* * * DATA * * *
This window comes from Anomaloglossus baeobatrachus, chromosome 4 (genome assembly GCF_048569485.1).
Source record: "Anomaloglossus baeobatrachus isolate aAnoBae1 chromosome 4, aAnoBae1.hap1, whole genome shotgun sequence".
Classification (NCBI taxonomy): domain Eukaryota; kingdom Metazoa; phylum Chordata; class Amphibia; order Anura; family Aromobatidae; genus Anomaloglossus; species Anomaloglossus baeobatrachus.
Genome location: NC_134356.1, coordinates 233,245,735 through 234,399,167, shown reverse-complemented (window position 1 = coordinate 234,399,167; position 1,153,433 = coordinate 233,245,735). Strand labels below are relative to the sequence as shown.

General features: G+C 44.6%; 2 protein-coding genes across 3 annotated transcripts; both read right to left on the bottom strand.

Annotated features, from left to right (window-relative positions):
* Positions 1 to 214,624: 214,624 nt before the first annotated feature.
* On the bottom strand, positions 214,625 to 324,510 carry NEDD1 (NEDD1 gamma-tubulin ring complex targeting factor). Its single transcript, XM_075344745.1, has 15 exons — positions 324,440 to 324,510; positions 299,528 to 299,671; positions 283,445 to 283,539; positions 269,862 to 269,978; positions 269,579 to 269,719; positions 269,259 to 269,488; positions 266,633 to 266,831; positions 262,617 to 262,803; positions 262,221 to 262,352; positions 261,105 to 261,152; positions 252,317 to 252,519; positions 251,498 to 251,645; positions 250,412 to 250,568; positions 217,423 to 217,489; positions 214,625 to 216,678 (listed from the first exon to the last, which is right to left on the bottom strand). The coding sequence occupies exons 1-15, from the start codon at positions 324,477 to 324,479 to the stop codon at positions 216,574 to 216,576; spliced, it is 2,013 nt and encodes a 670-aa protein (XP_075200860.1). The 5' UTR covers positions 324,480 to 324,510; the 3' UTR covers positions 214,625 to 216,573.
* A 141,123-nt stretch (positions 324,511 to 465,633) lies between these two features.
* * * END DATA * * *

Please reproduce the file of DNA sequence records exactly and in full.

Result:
This window comes from Anomaloglossus baeobatrachus, chromosome 4 (genome assembly GCF_048569485.1).
Source record: "Anomaloglossus baeobatrachus isolate aAnoBae1 chromosome 4, aAnoBae1.hap1, whole genome shotgun sequence".
Classification (NCBI taxonomy): domain Eukaryota; kingdom Metazoa; phylum Chordata; class Amphibia; order Anura; family Aromobatidae; genus Anomaloglossus; species Anomaloglossus baeobatrachus.
Genome location: NC_134356.1, coordinates 233,245,735 through 234,399,167, shown reverse-complemented (window position 1 = coordinate 234,399,167; position 1,153,433 = coordinate 233,245,735). Strand labels below are relative to the sequence as shown.

General features: G+C 44.6%; 2 protein-coding genes across 3 annotated transcripts; both read right to left on the bottom strand.

Annotated features, from left to right (window-relative positions):
* Positions 1 to 214,624: 214,624 nt before the first annotated feature.
* On the bottom strand, positions 214,625 to 324,510 carry NEDD1 (NEDD1 gamma-tubulin ring complex targeting factor). Its single transcript, XM_075344745.1, has 15 exons — positions 324,440 to 324,510; positions 299,528 to 299,671; positions 283,445 to 283,539; positions 269,862 to 269,978; positions 269,579 to 269,719; positions 269,259 to 269,488; positions 266,633 to 266,831; positions 262,617 to 262,803; positions 262,221 to 262,352; positions 261,105 to 261,152; positions 252,317 to 252,519; positions 251,498 to 251,645; positions 250,412 to 250,568; positions 217,423 to 217,489; positions 214,625 to 216,678 (listed from the first exon to the last, which is right to left on the bottom strand). The coding sequence occupies exons 1-15, from the start codon at positions 324,477 to 324,479 to the stop codon at positions 216,574 to 216,576; spliced, it is 2,013 nt and encodes a 670-aa protein (XP_075200860.1). The 5' UTR covers positions 324,480 to 324,510; the 3' UTR covers positions 214,625 to 216,573.
* A 141,123-nt stretch (positions 324,511 to 465,633) lies between these two features.